> The first condition alone is not sufficient in case of loops which are
> stopped by the second condition, however, the second condition alone
> imposes an extra step. The following stylesheet uses only the second
> condition. The concatenations with the double colons should guard
> against
> spurious substring matches.
> <xsl:stylesheet version="1.0"
>                 xmlns:xsl="";>
>   <xsl:output method="text"/>
>   <xsl:template match="structs">
>     <xsl:call-template name="process">
>       <xsl:with-param name="processed" select="':'"/>
>     </xsl:call-template>
>   </xsl:template>
>   <xsl:template name="process">
>     <xsl:param name="processed"/>
>     <xsl:for-each
> select="/structs/struct[not(contains($processed,concat(':',name,':')))
>  and count(field[count(type/ref)>0 and
> not(contains($processed,concat(':',./type/ref,':')))])=0]">
>       <xsl:value-of select="./name"/>
>     </xsl:for-each>
>     <xsl:variable name="actualprocessed">
>       <xsl:for-each
> select="/structs/struct[not(contains($processed,concat(':',name,':')))
>  and count(field[count(type/ref)>0 and
> not(contains($processed,concat(':',./type/ref,':')))])=0]">
>         <xsl:value-of select="concat(./name,':')"/>
>       </xsl:for-each>
>     </xsl:variable>
>     <xsl:if test="string-length($actualprocessed)>0">
>       <xsl:call-template name="process">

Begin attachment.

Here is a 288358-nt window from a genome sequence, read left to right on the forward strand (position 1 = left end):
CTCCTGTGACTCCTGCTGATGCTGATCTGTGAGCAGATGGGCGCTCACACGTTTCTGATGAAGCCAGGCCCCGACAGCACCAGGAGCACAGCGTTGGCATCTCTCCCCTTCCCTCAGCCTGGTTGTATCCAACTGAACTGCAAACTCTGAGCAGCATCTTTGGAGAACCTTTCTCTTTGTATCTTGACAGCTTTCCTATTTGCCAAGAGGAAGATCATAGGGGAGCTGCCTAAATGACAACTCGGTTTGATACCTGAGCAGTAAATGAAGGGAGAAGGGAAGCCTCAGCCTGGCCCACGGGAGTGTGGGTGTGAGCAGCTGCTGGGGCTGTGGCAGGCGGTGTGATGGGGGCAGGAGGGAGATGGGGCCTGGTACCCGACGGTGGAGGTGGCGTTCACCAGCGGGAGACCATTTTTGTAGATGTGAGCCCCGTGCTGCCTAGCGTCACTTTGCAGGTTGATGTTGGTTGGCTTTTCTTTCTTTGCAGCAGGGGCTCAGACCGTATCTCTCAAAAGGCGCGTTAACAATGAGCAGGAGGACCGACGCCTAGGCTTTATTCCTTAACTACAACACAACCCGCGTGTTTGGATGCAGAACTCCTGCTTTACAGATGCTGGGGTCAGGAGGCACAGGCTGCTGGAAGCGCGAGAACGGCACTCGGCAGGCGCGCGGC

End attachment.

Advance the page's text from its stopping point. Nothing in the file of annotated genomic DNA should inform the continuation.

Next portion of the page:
>         <xsl:with-param name="processed"
> select="concat($processed,$actualprocessed)"/>
>       </xsl:call-template>
>     </xsl:if>
>   </xsl:template>
> </xsl:stylesheet>
> This outputs "ACBED" which is the correct dependency order.
> Is there a better solution, or can the stylesheet be improved?
> What bothers me most is that the struct elements must be processed
> twice,
> one for output and again for updating the processed_list.
> Thanks for help
> J.Pietschmann

I finally decided that the select was:
NOT processed
      NOT (
		field/type/ref exists
			NOT field/type/ref reference processed

which, when somebody's (De Morgan's?) rule
( !(A and B) ) = ( !A or !B )
is applied to  (!(A and (!B))) gives
(!A or !(!B)), i.e. (!A or B), which looks easier to me.  So the select
NOT processed
	field/type/ref does NOT exist
	field/type/ref reference processed

The question is, what happens when all of the elements have type/ref, or
when none of the elements which have type/ref refer to any elements
which do not?  How do any of the elements with type/ref get themselves
processed?  I may have missed something here.

The other thing concerns the duplication of the select.  Why not just
use the $actualprocessed variable for both requirements?  Anyway, the
following stylesheet seems to work in the same way as the orginal, on
the same data.

<?xml version="1.0"?> 
<xsl:stylesheet xmlns:xsl="";

  <xsl:output method="text"/>

  <xsl:template match="structs">
    <xsl:call-template name="process">
      <xsl:with-param name="processed" select="':'"/>

  <xsl:template name="process">
    <xsl:param name="processed"/>
    <xsl:variable name="actualprocessed">
        <xsl:value-of select="concat(./name,':')"/>
    <xsl:if test="string-length($actualprocessed)>0">
      <xsl:call-template name="process">
        <xsl:with-param name="processed"


I suspect that something useful could be done with keys here, but I have
no idea what.

In Domino.
Peter B. West  pbwest@xxxxxxxxxxxxxx
"Lord, to whom shall we go?"